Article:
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Twauthors - The best authors on Twitter

It’s no surprise that authors have taken to Twitter, an almost entirely text-based medium. With Stephen King joining Twitter the other day and taking all the attention, we thought it only fair to take a moment to highlight some of our favourite authors who have been tweeting long before King decided it was time to further enrage Jonathan Franzen. And, it should go without saying, #ff.

Posted on 9th December 2013 by Jonathan O'Brien

Obviously we haven’t included everybody on this list, so use the comments section to tell us about anyone you’d particularly like to give an #ff for.


Stephen King - @stephenking
Joined: 6/12/2013
Followers: 178,336

Stephen King tweet

Don't worry Stephen, it gets easier with practice. It won't be long until you're sharing photos of your #awesome lunch each day like the rest of us.




Neil Gaiman - @neilhimself
Joined: 26/12/2008
Followers: 1,927,327

Neil Gaiman tweet

No author Twitter list would be complete without Neil Gaiman so we may as well get him out of the way immediately. With almost two million followers, Gaiman is one of the closest things publishing has to a lead singer.




Joanne Harris - @joannechocolat
Joined: 9/4/2010
Followers: 13,944

Joanne Harris tweet

Joanne Harris has mastered the ability to cram a sense of time and place into Twitter’s 140-character limit. If she has more to say, she links her tweets together into little pictures of the world.




Maureen Johnson@maureenjohnson

Joined: 14/6/2008
Followers: 93,963

Maureen Johnson tweet

Maureen Johnson, American YA author and one of the most excitable people on Twitter there is. Her enthusiasm seems to know no bounds, even when her teeth are crumbling. Expect lots of justifiable defence against criticism of YA and even more about her dog. Occasional quiet moments just before a writing deadline needs to be met.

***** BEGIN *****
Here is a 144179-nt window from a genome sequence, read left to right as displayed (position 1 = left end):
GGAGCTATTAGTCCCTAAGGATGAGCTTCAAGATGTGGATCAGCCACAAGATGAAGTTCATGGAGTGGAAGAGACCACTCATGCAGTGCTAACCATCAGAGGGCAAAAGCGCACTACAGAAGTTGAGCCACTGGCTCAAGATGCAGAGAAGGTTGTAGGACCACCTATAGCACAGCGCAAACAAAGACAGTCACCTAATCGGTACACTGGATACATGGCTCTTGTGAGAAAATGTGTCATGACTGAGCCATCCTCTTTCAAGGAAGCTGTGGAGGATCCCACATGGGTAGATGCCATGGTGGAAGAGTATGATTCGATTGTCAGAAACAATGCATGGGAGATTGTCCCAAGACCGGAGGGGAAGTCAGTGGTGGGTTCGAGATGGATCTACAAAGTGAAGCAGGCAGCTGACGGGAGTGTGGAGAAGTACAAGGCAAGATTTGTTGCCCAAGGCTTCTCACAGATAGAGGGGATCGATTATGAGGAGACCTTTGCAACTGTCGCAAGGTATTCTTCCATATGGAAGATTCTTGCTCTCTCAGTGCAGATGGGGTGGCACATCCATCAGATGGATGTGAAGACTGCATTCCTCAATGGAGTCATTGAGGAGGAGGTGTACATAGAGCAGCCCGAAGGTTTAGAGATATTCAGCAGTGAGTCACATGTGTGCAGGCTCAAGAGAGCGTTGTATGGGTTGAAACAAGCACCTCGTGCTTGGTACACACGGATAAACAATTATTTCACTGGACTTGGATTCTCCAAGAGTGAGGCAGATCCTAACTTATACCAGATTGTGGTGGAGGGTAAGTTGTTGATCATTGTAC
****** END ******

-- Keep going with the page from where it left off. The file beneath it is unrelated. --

Ian Rankin - @Beathhigh
Joined: 7/5/2007
Followers: 67,250

Ian Rankin tweet

According to Twitter, Ian Rankin seems to spend his life on trains to various events or at music gigs. In fact, a lot of his Twitter feed seems to be about music. It’s nice to see a writer writing about something other than writing.




Margaret Atwood - @MargaretAtwood
Joined: 8/7/2009
Followers: 453,553

MargartAtwood tweet

One of the best writers of her generation, flirter with American comedians and one-woman Reddit, it’s possible to get lost in Atwood’s Twitter feed and the many links within it for hours. It’s amazing that she has the time to write considering the amount of interesting things she either finds or gets sent her way.




Joe Hill - @joe_hill
Joined: 4/1/2009
Followers: 186,962

Joe Hill tweet

We have to mention, because it’s unfortunately unavoidable, that Joe Hill is Stephen King’s son. We’re hoping this leads to some awkward Twitter-based family situations later down the line. He’s also a fantastic novelist (and an even better comic writer, pick up Locke & Key, it’s wonderful). Hill is also one of those people who’ve taken to Twitter near perfectly. Funny, interesting and suitably crude.




R.L. Stine - @RL_Stine
Joined: 5/12/2009
Followers: 104,908

R L Stine tweet

There’s an entire generation of readers who grew up reading R.L. Stine’s Goosebumps or Point Horror series. Just the mention of his name starts nostalgic conversations of things that terrified them when they were young. It’s no surprise to find that the same generation now follow him on Twitter. Probably the funniest author on our list, Stine knows his reputation and plays up to it a little, even writing short horror stories as tweets.




Salman Rushdie - @SalmanRushdie
Joined: 14/9/2011
Followers: 660,775

Salman Rushdie tweet

As we write this, Salman Rushdie has just quit Twitter so he can concentrate on finishing something called a "book". No idea what that is, probably isn’t as good as Twitter. Rushdie was one of the more surprising sign ups in recent years but one that rarely failed to entertain. Oh well, he’ll be back. No matter how much they try to quit, they all come back in the end.




Jonathan O'Brien, for Waterstones.com/blog